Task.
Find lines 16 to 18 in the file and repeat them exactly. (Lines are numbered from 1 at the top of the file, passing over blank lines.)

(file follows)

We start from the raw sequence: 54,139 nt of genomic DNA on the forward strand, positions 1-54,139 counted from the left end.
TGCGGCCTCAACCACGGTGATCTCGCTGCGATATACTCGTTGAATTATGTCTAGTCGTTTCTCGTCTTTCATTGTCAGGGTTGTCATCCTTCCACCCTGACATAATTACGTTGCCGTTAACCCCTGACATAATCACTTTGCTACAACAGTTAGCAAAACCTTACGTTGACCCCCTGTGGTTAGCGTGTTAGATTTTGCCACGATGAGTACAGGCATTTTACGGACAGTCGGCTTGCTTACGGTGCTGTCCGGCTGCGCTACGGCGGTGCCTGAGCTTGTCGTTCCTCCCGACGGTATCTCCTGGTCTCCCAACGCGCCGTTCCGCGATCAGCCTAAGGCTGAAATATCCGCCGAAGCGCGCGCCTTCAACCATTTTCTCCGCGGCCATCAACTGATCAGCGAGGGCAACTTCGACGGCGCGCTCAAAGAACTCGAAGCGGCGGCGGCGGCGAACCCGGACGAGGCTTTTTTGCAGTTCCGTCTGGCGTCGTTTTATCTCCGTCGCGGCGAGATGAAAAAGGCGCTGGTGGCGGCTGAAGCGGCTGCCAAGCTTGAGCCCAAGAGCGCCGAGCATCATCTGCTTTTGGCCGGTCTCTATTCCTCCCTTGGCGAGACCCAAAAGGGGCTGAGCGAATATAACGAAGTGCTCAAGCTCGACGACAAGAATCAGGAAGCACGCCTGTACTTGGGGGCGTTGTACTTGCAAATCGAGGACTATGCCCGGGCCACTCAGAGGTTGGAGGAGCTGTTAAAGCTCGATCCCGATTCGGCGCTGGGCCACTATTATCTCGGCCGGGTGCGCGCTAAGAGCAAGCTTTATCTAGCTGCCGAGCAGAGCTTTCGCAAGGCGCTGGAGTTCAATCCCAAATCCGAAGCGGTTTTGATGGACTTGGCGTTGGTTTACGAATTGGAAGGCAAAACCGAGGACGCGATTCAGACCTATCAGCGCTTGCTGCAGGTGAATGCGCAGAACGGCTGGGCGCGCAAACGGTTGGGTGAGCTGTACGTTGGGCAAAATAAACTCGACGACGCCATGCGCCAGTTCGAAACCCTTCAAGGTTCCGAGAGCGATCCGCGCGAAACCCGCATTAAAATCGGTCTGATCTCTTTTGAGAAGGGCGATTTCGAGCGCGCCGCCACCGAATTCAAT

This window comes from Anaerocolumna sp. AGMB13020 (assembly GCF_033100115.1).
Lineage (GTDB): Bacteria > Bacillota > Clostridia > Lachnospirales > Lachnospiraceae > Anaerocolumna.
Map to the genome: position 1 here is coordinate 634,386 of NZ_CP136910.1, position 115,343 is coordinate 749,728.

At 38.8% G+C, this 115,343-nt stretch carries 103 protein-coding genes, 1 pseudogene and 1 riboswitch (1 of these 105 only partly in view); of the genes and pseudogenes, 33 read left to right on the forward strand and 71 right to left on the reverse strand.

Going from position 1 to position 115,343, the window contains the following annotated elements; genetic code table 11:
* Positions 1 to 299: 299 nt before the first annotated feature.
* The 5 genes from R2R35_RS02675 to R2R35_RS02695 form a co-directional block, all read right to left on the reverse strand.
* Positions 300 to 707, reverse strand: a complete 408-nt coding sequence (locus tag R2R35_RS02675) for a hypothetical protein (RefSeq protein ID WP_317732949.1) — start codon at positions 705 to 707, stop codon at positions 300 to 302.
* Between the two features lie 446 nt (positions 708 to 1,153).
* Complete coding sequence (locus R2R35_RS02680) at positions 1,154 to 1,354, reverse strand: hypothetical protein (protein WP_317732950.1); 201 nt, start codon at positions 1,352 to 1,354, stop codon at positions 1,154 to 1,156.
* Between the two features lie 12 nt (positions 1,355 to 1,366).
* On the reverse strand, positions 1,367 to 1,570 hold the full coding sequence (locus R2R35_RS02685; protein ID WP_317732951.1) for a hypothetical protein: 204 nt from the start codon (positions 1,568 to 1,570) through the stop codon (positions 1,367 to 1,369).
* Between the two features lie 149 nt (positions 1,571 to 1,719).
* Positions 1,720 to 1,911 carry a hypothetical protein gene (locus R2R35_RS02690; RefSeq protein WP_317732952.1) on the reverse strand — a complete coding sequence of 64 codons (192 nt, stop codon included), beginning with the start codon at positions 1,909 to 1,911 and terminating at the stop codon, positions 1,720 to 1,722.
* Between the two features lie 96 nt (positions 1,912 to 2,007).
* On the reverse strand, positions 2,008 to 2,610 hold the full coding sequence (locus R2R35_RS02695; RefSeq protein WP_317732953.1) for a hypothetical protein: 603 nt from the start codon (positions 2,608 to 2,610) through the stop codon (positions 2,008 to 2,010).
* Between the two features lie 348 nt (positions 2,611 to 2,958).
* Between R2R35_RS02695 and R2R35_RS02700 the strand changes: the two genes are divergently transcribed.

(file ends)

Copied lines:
* Positions 1,720 to 1,911 carry a hypothetical protein gene (locus R2R35_RS02690; RefSeq protein WP_317732952.1) on the reverse strand — a complete coding sequence of 64 codons (192 nt, stop codon included), beginning with the start codon at positions 1,909 to 1,911 and terminating at the stop codon, positions 1,720 to 1,722.
* Between the two features lie 96 nt (positions 1,912 to 2,007).
* On the reverse strand, positions 2,008 to 2,610 hold the full coding sequence (locus R2R35_RS02695; RefSeq protein WP_317732953.1) for a hypothetical protein: 603 nt from the start codon (positions 2,608 to 2,610) through the stop codon (positions 2,008 to 2,010).